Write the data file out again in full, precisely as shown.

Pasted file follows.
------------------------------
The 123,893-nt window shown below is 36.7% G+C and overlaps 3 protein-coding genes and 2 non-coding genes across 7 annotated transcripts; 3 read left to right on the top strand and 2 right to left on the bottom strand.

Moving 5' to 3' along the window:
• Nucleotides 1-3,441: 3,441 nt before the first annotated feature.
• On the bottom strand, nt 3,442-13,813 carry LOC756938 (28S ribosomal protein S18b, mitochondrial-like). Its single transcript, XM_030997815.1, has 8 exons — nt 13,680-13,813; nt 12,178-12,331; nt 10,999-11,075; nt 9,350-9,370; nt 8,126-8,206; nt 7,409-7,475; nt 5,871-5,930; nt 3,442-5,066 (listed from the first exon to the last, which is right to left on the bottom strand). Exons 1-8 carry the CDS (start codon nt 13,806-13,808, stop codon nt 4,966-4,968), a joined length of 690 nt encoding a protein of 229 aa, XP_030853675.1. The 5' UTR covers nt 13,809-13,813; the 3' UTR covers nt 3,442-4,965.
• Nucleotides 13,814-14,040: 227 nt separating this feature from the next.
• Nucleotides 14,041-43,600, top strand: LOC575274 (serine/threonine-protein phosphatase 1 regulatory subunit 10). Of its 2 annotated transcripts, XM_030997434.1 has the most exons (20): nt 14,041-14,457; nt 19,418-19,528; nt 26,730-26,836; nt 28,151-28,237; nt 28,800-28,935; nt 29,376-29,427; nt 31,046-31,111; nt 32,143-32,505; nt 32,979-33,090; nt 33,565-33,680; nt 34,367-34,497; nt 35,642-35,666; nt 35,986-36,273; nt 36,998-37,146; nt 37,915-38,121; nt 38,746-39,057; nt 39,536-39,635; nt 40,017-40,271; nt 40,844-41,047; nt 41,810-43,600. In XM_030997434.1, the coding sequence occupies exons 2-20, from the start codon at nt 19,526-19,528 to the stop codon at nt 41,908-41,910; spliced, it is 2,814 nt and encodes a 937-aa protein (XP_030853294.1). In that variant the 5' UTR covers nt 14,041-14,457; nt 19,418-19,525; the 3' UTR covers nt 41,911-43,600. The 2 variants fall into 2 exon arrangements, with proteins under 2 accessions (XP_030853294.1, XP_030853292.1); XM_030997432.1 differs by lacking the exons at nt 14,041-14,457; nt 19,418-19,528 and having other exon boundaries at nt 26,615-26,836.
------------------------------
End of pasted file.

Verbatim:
The 123,893-nt window shown below is 36.7% G+C and overlaps 3 protein-coding genes and 2 non-coding genes across 7 annotated transcripts; 3 read left to right on the top strand and 2 right to left on the bottom strand.

Moving 5' to 3' along the window:
• Nucleotides 1-3,441: 3,441 nt before the first annotated feature.
• On the bottom strand, nt 3,442-13,813 carry LOC756938 (28S ribosomal protein S18b, mitochondrial-like). Its single transcript, XM_030997815.1, has 8 exons — nt 13,680-13,813; nt 12,178-12,331; nt 10,999-11,075; nt 9,350-9,370; nt 8,126-8,206; nt 7,409-7,475; nt 5,871-5,930; nt 3,442-5,066 (listed from the first exon to the last, which is right to left on the bottom strand). Exons 1-8 carry the CDS (start codon nt 13,806-13,808, stop codon nt 4,966-4,968), a joined length of 690 nt encoding a protein of 229 aa, XP_030853675.1. The 5' UTR covers nt 13,809-13,813; the 3' UTR covers nt 3,442-4,965.
• Nucleotides 13,814-14,040: 227 nt separating this feature from the next.
• Nucleotides 14,041-43,600, top strand: LOC575274 (serine/threonine-protein phosphatase 1 regulatory subunit 10). Of its 2 annotated transcripts, XM_030997434.1 has the most exons (20): nt 14,041-14,457; nt 19,418-19,528; nt 26,730-26,836; nt 28,151-28,237; nt 28,800-28,935; nt 29,376-29,427; nt 31,046-31,111; nt 32,143-32,505; nt 32,979-33,090; nt 33,565-33,680; nt 34,367-34,497; nt 35,642-35,666; nt 35,986-36,273; nt 36,998-37,146; nt 37,915-38,121; nt 38,746-39,057; nt 39,536-39,635; nt 40,017-40,271; nt 40,844-41,047; nt 41,810-43,600. In XM_030997434.1, the coding sequence occupies exons 2-20, from the start codon at nt 19,526-19,528 to the stop codon at nt 41,908-41,910; spliced, it is 2,814 nt and encodes a 937-aa protein (XP_030853294.1). In that variant the 5' UTR covers nt 14,041-14,457; nt 19,418-19,525; the 3' UTR covers nt 41,911-43,600. The 2 variants fall into 2 exon arrangements, with proteins under 2 accessions (XP_030853294.1, XP_030853292.1); XM_030997432.1 differs by lacking the exons at nt 14,041-14,457; nt 19,418-19,528 and having other exon boundaries at nt 26,615-26,836.